Private Search Doctrine Creates Court Split Over Child Pornography Investigative Techniques
Recently, criminal investigations for child pornography offenses have risen sharply in both state and federal courts.
Normally, an alleged child porn case begins with an anonymous online tip to police from a peer-to-peer network or social media.
Based on the information received, federal law enforcement is often able to obtain a search warrant from a judge and execute it at someone's home and office.
During the search, government agents will frequently seize illegal images and videos depicting minors engaged in sexual activity, which will lead to felony charges being filed by a federal prosecutor.
If the defendant is convicted of federal child pornography-related charges, the penalties are harsh, including time in federal prison and lifetime registration as a sex offender.
Court Reverses Conviction for Distribution of Child Porn
In the case of United States v. Wilson, 18-50440 (9th Cir. Sep. 21, 2021), the 9th Circuit determined that the private search exception to the Fourth Amendment was not applicable.
Thus, the protections afforded by the United States Constitution against unreasonable search and seizure were violated, where a search warrant was based on a tip to law enforcement alleging the defendant had child pornography.
The criminal investigation into Wilson's online activity began when Google made a report to the National Center for Missing and Exploited Children (NCMEC), per federal law, that he uploaded a few images of alleged child porn as an email attachment.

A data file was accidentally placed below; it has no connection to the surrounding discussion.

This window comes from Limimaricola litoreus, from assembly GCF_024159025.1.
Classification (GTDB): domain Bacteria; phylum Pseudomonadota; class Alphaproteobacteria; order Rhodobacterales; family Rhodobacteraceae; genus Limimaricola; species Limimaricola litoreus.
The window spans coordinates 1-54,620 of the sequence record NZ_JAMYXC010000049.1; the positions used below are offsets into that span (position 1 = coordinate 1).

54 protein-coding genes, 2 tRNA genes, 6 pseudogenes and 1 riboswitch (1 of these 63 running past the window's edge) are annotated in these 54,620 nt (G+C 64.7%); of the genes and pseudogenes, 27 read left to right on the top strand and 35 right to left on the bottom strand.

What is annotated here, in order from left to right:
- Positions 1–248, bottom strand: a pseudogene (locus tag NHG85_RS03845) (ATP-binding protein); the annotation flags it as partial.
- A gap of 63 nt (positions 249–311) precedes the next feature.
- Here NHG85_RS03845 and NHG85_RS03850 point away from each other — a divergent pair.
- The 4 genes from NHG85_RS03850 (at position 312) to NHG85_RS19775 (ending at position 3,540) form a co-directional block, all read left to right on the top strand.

This child porn case began to turn when it became clear that there were no employees at Google who had actually opened his email attachments to observe any illegal images, rather there was an automated process used called “hash matching.”
Under this system, it will identify unique “hash values” of an image, which are a lengthy series of numbers and letters that are somewhat similar to a fingerprint.
The system then compares the information to a database of other “hash values” that had been reported as child pornography.
The employee at NCMEC who had received and reviewed Google's report sent the email attachment to law enforcement without actually opening the images to ensure they were illegal child porn.
The law enforcement officer then downloaded and viewed the email attachment that was sent to them without first securing a warrant.
Next, the law enforcement officer applied for warrants in court to search Wilson's email account and his home, where he described the contents within the email attachment in the application and the legally required probable cause affidavit.
Court's Review of the Fourth Amendment Implications
To properly analyze the Fourth Amendment implications of viewing the email attachments of images without a warrant, the 9th Circuit first took a close look at the top precedents that outline the private search doctrine.
The Fourth Amendment guarantees to protect people from government actors, not private ones as described in Burdeau v. McDowell, 256 U.S. 465 (1921).